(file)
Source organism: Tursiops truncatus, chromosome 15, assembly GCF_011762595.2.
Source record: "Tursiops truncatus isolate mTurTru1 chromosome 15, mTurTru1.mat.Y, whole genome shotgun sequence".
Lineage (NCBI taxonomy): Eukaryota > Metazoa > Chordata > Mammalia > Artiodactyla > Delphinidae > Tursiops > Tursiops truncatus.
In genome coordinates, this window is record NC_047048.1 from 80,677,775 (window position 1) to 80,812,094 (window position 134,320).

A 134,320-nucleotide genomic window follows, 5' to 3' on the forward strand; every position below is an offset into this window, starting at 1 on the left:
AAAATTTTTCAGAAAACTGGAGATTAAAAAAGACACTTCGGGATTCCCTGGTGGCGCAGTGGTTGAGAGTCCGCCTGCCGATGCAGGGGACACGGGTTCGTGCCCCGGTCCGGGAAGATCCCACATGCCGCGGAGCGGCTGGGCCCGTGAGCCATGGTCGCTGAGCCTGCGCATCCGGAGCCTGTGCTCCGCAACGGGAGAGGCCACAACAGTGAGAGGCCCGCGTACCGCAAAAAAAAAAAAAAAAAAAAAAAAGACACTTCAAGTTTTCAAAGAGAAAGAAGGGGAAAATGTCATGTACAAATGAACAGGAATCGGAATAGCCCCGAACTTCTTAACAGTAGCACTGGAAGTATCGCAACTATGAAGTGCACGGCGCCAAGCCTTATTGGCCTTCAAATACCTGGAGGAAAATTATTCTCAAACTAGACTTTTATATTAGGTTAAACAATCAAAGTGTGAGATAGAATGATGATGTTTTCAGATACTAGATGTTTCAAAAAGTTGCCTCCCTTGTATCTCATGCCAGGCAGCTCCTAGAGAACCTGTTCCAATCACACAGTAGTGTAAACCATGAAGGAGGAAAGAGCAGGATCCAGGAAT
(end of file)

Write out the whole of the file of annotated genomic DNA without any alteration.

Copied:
Source organism: Tursiops truncatus, chromosome 15, assembly GCF_011762595.2.
Source record: "Tursiops truncatus isolate mTurTru1 chromosome 15, mTurTru1.mat.Y, whole genome shotgun sequence".
Lineage (NCBI taxonomy): Eukaryota > Metazoa > Chordata > Mammalia > Artiodactyla > Delphinidae > Tursiops > Tursiops truncatus.
In genome coordinates, this window is record NC_047048.1 from 80,677,775 (window position 1) to 80,812,094 (window position 134,320).

A 134,320-nucleotide genomic window follows, 5' to 3' on the forward strand; every position below is an offset into this window, starting at 1 on the left:
AAAATTTTTCAGAAAACTGGAGATTAAAAAAGACACTTCGGGATTCCCTGGTGGCGCAGTGGTTGAGAGTCCGCCTGCCGATGCAGGGGACACGGGTTCGTGCCCCGGTCCGGGAAGATCCCACATGCCGCGGAGCGGCTGGGCCCGTGAGCCATGGTCGCTGAGCCTGCGCATCCGGAGCCTGTGCTCCGCAACGGGAGAGGCCACAACAGTGAGAGGCCCGCGTACCGCAAAAAAAAAAAAAAAAAAAAAAAAGACACTTCAAGTTTTCAAAGAGAAAGAAGGGGAAAATGTCATGTACAAATGAACAGGAATCGGAATAGCCCCGAACTTCTTAACAGTAGCACTGGAAGTATCGCAACTATGAAGTGCACGGCGCCAAGCCTTATTGGCCTTCAAATACCTGGAGGAAAATTATTCTCAAACTAGACTTTTATATTAGGTTAAACAATCAAAGTGTGAGATAGAATGATGATGTTTTCAGATACTAGATGTTTCAAAAAGTTGCCTCCCTTGTATCTCATGCCAGGCAGCTCCTAGAGAACCTGTTCCAATCACACAGTAGTGTAAACCATGAAGGAGGAAAGAGCAGGATCCAGGAAT